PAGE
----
The revised edition, which was published this year, is even better than the original. It contains a new preface, a study guide, and a new chapter entitled, “Suffering: The Sacrifice of Christian Hedonism” which is excellent. Piper has also made some changes and revisions throughout the book.

Even after twenty-five years, the truths Piper presents hold up under the scrutiny of Scripture. I have to admit it took me awhile to accept Piper’s “Christian Hedonism” because I didn’t like the name or the association with a non-Christian philosophy. Over time, I became convinced that the chief end of man is to glorify by enjoying Him forever is indeed the teaching of God’s Word.

I was intrigued by the idea presented in the added chapter that gluttony may be the sinful alternative to the truth of the resurrection of the body and the afterlife. It’s a good point worth thinking about.

The Revised Edition of Desiring God will stand the test of time, thereby making it a classic just like the original.

Check it out here.

Multnomah Waterbrook sent me a free copy of this book to review.

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This morning I had the privilege of preaching on Ephesians 1:13-14. Here is my sermon in the space of one sentence: In Christ and through the work of the Holy Spirit, believers in Jesus Christ are saved, sealed, secured. Praise God!

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The prophet Isaiah said, “Heaven is my throne, and the earth is my footstool; what is the house that you would build for me, and what is the place of my rest? All these things my hand has made, and so all these things came to be, declares the LORD. But this is the one to whom I will look: he who is humble and contrite in spirit and trembles at my word” (Isaiah 66:1-2, emphasis not in the original).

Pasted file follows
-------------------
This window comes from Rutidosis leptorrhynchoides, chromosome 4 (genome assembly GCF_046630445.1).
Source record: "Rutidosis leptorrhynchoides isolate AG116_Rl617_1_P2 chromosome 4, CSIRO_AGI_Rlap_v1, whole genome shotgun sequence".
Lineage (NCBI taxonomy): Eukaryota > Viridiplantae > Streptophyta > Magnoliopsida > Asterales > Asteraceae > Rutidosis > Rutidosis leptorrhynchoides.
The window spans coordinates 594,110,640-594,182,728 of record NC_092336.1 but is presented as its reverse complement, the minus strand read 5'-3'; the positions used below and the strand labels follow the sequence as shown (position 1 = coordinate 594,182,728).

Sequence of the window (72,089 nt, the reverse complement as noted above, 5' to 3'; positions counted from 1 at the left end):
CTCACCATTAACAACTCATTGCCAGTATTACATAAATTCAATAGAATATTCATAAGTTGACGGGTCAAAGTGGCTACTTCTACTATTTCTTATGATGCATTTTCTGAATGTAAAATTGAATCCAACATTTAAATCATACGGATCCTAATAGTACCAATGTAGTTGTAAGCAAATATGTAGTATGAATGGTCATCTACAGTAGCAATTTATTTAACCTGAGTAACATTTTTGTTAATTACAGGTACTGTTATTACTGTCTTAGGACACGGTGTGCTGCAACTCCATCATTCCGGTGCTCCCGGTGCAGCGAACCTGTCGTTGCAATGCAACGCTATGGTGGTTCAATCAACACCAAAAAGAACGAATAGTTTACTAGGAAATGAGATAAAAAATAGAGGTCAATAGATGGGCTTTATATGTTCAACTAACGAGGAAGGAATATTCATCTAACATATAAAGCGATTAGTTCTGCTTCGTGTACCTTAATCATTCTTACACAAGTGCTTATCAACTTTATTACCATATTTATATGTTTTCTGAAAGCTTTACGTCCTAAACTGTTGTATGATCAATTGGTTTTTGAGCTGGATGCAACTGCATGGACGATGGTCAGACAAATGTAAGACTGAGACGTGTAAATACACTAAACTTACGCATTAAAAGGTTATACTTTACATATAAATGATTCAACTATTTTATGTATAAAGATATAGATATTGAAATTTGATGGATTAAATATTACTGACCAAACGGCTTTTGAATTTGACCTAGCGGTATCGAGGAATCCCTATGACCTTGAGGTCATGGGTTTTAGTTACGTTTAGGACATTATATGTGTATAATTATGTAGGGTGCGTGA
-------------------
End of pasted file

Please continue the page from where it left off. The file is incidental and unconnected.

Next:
Even though God is the creator of all things visible and invisible, He pays special attention and gives special care to those who possess certain qualities. They are humble – they understand who God is and who they are in relation to Him. In other words, the humble person knows not only that they aren’t equivalent to GOd, but are also totally dependent upon Him for everything. They are contrite in spirit – they’re ready to confess their sins and sinfulness. Their sin is ever before them, as the Scripture says. They are tremble at God’s Word – they realize that God has spoken and made Himself known to us through the Bible, and that His Word is the final authority to which we must submit.

The bottom line is that God “will look” to those who take Him and His Word seriously. Treating God and HIs Word casually or flippantly is displeasing to Him, so we have to consider our ways and words. May it be our aim to take God and His Word seriously in our lives, families, churches, and ministry. That will glorify Him as we live Coram Deo.